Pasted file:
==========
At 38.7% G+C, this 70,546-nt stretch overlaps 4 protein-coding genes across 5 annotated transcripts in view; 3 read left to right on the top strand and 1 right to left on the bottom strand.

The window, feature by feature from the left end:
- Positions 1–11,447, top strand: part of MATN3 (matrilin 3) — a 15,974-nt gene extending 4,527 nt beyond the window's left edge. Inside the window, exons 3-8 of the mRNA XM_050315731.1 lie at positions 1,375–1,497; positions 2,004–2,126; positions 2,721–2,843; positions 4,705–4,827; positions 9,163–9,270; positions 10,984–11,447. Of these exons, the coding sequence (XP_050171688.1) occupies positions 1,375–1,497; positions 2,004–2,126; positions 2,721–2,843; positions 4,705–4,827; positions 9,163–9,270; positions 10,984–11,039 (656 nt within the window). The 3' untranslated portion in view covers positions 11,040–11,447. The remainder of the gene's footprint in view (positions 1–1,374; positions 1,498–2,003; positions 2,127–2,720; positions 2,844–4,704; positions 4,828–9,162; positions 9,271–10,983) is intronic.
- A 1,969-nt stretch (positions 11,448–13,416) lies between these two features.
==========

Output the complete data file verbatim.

At 38.7% G+C, this 70,546-nt stretch overlaps 4 protein-coding genes across 5 annotated transcripts in view; 3 read left to right on the top strand and 1 right to left on the bottom strand.

The window, feature by feature from the left end:
- Positions 1–11,447, top strand: part of MATN3 (matrilin 3) — a 15,974-nt gene extending 4,527 nt beyond the window's left edge. Inside the window, exons 3-8 of the mRNA XM_050315731.1 lie at positions 1,375–1,497; positions 2,004–2,126; positions 2,721–2,843; positions 4,705–4,827; positions 9,163–9,270; positions 10,984–11,447. Of these exons, the coding sequence (XP_050171688.1) occupies positions 1,375–1,497; positions 2,004–2,126; positions 2,721–2,843; positions 4,705–4,827; positions 9,163–9,270; positions 10,984–11,039 (656 nt within the window). The 3' untranslated portion in view covers positions 11,040–11,447. The remainder of the gene's footprint in view (positions 1–1,374; positions 1,498–2,003; positions 2,127–2,720; positions 2,844–4,704; positions 4,828–9,162; positions 9,271–10,983) is intronic.
- A 1,969-nt stretch (positions 11,448–13,416) lies between these two features.